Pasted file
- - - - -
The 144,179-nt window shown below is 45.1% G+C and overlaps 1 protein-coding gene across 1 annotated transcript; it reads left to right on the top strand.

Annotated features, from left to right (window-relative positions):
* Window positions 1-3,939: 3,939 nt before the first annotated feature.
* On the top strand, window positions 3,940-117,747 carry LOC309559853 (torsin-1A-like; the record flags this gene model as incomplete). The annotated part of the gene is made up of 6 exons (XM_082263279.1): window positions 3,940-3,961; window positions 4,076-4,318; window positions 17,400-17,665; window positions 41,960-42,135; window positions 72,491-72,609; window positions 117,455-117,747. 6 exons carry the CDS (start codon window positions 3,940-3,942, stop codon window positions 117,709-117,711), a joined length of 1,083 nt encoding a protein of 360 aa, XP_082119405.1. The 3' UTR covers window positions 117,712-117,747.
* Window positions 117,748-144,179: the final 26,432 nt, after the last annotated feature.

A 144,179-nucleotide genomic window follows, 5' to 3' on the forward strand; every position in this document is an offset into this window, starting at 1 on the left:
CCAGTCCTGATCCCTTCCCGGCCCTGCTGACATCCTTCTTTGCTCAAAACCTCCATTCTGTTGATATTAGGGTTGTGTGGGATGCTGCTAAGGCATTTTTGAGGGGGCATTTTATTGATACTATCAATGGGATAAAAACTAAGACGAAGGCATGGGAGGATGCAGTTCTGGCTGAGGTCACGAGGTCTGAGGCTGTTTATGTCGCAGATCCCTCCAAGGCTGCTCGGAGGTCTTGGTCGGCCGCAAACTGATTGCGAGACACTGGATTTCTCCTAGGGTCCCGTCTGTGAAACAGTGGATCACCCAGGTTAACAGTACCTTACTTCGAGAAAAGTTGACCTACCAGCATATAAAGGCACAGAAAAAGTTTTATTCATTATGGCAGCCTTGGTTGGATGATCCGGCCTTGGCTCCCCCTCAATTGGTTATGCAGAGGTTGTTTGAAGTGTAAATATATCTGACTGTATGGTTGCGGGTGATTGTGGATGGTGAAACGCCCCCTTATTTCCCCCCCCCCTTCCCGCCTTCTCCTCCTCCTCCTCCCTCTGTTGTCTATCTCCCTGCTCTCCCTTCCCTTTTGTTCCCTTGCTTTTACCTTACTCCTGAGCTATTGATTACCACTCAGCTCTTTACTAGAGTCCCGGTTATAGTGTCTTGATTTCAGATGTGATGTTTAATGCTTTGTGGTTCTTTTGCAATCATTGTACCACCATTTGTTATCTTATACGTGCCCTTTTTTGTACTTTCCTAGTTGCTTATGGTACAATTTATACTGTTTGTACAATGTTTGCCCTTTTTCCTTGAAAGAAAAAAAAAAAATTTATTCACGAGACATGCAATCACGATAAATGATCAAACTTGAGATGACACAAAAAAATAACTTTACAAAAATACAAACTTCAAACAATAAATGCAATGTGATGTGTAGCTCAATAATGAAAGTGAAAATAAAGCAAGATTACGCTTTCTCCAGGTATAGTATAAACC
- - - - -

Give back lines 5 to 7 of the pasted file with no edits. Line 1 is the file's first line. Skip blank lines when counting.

* Window positions 117,748-144,179: the final 26,432 nt, after the last annotated feature.

A 144,179-nucleotide genomic window follows, 5' to 3' on the forward strand; every position in this document is an offset into this window, starting at 1 on the left:
CCAGTCCTGATCCCTTCCCGGCCCTGCTGACATCCTTCTTTGCTCAAAACCTCCATTCTGTTGATATTAGGGTTGTGTGGGATGCTGCTAAGGCATTTTTGAGGGGGCATTTTATTGATACTATCAATGGGATAAAAACTAAGACGAAGGCATGGGAGGATGCAGTTCTGGCTGAGGTCACGAGGTCTGAGGCTGTTTATGTCGCAGATCCCTCCAAGGCTGCTCGGAGGTCTTGGTCGGCCGCAAACTGATTGCGAGACACTGGATTTCTCCTAGGGTCCCGTCTGTGAAACAGTGGATCACCCAGGTTAACAGTACCTTACTTCGAGAAAAGTTGACCTACCAGCATATAAAGGCACAGAAAAAGTTTTATTCATTATGGCAGCCTTGGTTGGATGATCCGGCCTTGGCTCCCCCTCAATTGGTTATGCAGAGGTTGTTTGAAGTGTAAATATATCTGACTGTATGGTTGCGGGTGATTGTGGATGGTGAAACGCCCCCTTATTTCCCCCCCCCCTTCCCGCCTTCTCCTCCTCCTCCTCCCTCTGTTGTCTATCTCCCTGCTCTCCCTTCCCTTTTGTTCCCTTGCTTTTACCTTACTCCTGAGCTATTGATTACCACTCAGCTCTTTACTAGAGTCCCGGTTATAGTGTCTTGATTTCAGATGTGATGTTTAATGCTTTGTGGTTCTTTTGCAATCATTGTACCACCATTTGTTATCTTATACGTGCCCTTTTTTGTACTTTCCTAGTTGCTTATGGTACAATTTATACTGTTTGTACAATGTTTGCCCTTTTTCCTTGAAAGAAAAAAAAAAAATTTATTCACGAGACATGCAATCACGATAAATGATCAAACTTGAGATGACACAAAAAAATAACTTTACAAAAATACAAACTTCAAACAATAAATGCAATGTGATGTGTAGCTCAATAATGAAAGTGAAAATAAAGCAAGATTACGCTTTCTCCAGGTATAGTATAAACC